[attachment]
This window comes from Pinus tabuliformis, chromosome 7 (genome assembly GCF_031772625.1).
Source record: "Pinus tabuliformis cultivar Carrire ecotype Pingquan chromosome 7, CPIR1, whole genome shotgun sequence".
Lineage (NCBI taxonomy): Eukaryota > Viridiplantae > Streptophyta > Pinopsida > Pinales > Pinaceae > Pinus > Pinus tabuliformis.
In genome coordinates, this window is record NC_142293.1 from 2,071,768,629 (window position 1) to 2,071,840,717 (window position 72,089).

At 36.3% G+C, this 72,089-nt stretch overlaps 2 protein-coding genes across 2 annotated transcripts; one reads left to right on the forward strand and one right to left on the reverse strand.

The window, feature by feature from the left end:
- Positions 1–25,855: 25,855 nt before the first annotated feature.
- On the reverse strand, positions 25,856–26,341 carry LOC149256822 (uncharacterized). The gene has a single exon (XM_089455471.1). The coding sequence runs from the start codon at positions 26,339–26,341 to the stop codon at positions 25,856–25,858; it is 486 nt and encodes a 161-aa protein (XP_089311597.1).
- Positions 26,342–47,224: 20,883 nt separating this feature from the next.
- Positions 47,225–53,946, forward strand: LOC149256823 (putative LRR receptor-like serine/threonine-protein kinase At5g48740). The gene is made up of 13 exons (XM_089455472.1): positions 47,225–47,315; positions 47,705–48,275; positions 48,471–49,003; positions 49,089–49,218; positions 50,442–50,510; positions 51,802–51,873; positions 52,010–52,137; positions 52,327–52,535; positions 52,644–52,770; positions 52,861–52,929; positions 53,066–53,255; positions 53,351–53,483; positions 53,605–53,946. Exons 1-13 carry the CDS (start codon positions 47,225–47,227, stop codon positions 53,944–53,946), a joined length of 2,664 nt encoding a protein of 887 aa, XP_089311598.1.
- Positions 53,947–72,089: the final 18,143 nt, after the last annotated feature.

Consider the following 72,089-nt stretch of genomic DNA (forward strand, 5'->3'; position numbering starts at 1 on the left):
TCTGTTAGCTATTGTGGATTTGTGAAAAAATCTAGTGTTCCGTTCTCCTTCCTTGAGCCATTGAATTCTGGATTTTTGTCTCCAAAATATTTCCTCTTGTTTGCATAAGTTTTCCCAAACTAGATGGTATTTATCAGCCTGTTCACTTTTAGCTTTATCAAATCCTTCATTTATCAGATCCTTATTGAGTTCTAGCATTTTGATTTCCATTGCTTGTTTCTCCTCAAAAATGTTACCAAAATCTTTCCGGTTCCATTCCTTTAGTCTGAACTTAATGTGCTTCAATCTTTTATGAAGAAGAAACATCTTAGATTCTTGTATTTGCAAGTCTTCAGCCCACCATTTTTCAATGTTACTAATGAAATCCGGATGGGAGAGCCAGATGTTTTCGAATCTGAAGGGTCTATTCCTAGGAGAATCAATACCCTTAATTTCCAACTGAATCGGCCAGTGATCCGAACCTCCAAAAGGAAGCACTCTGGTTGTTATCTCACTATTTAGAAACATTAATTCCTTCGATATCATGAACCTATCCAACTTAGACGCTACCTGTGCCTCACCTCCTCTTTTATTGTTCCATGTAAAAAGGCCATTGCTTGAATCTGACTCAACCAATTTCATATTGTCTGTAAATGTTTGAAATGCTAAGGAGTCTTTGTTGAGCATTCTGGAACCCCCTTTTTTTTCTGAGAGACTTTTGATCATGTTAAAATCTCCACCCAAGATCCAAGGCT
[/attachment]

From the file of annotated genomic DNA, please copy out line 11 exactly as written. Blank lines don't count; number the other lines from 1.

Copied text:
- Positions 53,947–72,089: the final 18,143 nt, after the last annotated feature.